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Cold wind and Hot wind

  1. Jul 29, 2013 #1
    What's the difference between cold moving air and hot moving air?

    For instance, suppose you put two fans, of the same type, each in one room. One room is cold because the walls are covered in ice and one room is hot because due to the effect of heaters. Turn both fans on and the air flow, the pushing of the air particles in one direction, are both blown towards one direction with the same (almost?) velocity.

    What makes one moving air hot and the other cold? The moving air are both moving at the same velocity (about) aren't they? Isn't temperature based on how fast the particles are moving.
     
  2. jcsd
  3. Jul 29, 2013 #2
    Well how do you know that they are moving with the same velocity?

    I don't think this assumption is valid since you started with hot air in one room and cold in the other one, so basically they both have different velocity to begin with ..

    Hope I can see more replies to this topic from other members ..
     
  4. Jul 29, 2013 #3
    That's why I said "about" since the temperature in both room is different, I assumed some changes in the velocity of each blowing air. But generally, in the larger picture, the fans are blowing the air at the same speed. (am I wrong?)
     
  5. Jul 29, 2013 #4
    One thing to be considered is the convection currents of the hot/cold rooms. This would produce a buoyancy effect, as there will be fluctuations in the air density across the room and thus you will not necessarily have the same velocity far away from the fan. This is only true if the rooms are open systems (heat can transfer in and out of the room). This is also neglecting the heat contribution of the fan to the room.

    On the other hand, you also have to consider the density of the air in a closed system. In this case, the hot air fan will actually have a slightly higher velocity because the air density is lower. This is also assuming the energy output and blade design of each fan are identical.
     
  6. Jul 29, 2013 #5
    But close to fan, one blowing air feels hot and the other blowing air feels cold doesn't it?
     
  7. Jul 29, 2013 #6

    davenn

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    of course, did you expect to get hot air from a fan blowing cold air ?


    Dave
     
  8. Jul 29, 2013 #7
    I think there is a difference between the average velocity of the constituent particles, and the velocity of the gas as a whole. The particles are moving about randomly in all directions, even in the wind, but in the wind there is a bias towards the direction of the wind. This bias could be of the same magnitude for both hot and cold winds, but the average particle velocities may not be identical, so they have different temperatures.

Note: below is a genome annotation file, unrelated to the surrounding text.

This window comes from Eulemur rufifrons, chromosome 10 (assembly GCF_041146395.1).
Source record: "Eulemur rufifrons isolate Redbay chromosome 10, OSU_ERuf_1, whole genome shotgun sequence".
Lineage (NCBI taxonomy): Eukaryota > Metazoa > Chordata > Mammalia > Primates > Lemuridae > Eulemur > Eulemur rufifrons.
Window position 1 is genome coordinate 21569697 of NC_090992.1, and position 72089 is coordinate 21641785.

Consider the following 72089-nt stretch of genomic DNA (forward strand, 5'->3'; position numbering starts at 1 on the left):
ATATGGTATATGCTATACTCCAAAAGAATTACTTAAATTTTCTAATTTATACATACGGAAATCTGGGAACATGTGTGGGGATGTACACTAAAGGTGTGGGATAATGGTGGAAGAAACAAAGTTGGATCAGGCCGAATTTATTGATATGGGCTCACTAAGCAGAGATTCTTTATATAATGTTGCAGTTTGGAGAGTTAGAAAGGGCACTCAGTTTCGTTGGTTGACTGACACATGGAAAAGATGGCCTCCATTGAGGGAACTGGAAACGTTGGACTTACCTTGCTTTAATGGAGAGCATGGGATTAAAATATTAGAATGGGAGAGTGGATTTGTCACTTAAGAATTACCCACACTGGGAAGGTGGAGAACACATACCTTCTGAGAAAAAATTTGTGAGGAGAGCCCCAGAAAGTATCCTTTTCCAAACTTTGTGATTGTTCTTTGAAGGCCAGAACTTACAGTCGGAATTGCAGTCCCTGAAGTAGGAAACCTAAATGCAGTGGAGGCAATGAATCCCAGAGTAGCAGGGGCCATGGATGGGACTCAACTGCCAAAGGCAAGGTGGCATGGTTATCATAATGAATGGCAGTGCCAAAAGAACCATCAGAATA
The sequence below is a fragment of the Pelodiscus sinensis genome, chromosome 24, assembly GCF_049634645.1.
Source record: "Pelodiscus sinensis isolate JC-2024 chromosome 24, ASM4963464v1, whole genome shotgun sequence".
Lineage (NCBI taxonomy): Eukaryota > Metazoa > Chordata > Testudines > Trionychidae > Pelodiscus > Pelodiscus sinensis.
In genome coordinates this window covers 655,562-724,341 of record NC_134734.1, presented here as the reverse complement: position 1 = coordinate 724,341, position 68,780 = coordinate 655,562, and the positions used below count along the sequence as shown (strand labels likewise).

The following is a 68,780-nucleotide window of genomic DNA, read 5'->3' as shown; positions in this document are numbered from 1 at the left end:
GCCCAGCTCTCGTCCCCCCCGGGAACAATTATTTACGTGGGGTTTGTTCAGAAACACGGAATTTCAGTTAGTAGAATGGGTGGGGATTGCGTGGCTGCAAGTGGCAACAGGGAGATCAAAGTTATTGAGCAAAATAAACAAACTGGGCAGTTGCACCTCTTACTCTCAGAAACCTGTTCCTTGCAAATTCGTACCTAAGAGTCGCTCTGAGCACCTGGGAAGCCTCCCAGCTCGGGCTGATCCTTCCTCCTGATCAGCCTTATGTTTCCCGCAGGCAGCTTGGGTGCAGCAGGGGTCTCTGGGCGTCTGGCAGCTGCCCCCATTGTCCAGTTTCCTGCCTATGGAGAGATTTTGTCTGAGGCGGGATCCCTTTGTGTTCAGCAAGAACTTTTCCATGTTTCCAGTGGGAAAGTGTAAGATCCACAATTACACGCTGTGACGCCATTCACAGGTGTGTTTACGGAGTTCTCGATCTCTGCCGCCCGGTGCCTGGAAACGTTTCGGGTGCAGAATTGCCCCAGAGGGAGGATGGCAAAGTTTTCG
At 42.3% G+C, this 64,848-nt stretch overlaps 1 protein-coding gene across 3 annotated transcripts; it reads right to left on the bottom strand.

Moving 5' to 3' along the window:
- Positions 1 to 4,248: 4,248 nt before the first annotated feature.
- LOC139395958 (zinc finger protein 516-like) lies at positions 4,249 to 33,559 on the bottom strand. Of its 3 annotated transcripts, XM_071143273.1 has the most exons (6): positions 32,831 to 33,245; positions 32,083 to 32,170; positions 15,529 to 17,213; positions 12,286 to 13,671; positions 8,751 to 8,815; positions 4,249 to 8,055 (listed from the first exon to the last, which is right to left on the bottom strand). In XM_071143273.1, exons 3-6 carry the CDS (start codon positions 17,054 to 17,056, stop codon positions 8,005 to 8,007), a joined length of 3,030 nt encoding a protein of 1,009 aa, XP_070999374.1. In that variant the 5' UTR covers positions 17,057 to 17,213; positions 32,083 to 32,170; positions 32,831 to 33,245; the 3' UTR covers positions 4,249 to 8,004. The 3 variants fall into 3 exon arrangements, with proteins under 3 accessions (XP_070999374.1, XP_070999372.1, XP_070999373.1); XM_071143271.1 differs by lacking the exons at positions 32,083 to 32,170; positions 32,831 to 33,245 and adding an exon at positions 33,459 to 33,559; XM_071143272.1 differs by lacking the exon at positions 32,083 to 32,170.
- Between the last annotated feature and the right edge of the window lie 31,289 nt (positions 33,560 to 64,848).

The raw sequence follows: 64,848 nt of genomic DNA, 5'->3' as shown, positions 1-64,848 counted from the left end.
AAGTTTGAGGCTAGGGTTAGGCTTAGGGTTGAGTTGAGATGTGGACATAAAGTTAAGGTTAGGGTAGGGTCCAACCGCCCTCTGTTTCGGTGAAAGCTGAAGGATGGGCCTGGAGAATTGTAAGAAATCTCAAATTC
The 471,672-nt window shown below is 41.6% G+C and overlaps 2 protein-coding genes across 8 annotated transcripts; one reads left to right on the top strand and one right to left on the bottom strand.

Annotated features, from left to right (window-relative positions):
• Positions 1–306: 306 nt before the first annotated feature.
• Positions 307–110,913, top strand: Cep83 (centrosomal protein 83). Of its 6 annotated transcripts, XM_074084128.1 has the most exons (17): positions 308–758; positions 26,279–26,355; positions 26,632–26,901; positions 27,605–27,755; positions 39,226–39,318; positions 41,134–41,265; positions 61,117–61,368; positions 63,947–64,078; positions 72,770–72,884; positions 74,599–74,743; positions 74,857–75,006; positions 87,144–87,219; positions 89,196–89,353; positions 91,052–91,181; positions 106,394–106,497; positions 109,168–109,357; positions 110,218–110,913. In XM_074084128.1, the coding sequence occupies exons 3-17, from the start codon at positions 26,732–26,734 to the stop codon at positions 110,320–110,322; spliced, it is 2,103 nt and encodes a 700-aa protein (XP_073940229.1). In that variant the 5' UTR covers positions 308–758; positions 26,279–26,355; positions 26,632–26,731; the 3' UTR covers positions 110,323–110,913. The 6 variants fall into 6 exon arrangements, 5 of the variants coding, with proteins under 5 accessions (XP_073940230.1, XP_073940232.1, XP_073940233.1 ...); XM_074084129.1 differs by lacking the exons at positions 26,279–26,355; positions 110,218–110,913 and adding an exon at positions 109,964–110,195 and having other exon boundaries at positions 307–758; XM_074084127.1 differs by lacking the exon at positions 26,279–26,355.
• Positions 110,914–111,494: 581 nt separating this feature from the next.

9. Jul 31, 2013 #8
    Are there no definite answers?
     
  10. Jul 31, 2013 #9

    russ_watters

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    Answers to what? I see a lot of answers.

    I'm not entirely clear on your question, but I'm thinking what you need is in post #7. Are you thinking that since temperature is a measure of kinetic energy that if you blow air with a fan it should get hotter? Well it actually does, but the speed of the air when blown with a fan is very small compared to its random motion, so the temperature increase is very small.
     
  11. Aug 1, 2013 #10

    HallsofIvy

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    The speed with which the fans are blowing the air is irrelevant to its temperature. The "heat", and so temperature, of a gas depends upon its random motion. That is the average difference of speed from the overall average speed of the molecules making up the gas. Increasing or decreasing the overall averge speed does not change the random motion of the molecules making up the gas.
     
  12. Aug 1, 2013 #11

    mfb

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    To extend the good answers in posts 7, 9 and 10: at room temperature, the random motion of molecules in air is of the order of 400m/s, similar to the speed of sound. The fan can generate wind with something like 1m/s.
     
  13. Aug 1, 2013 #12

    russ_watters

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    True up to a point where theory meets practice: when you blow air with a fan, all of that non-random kinetic energy is quickly converted to random kinetic energy. As pertains to this thread, it therefore must be included.
     
    Last edited: Aug 1, 2013
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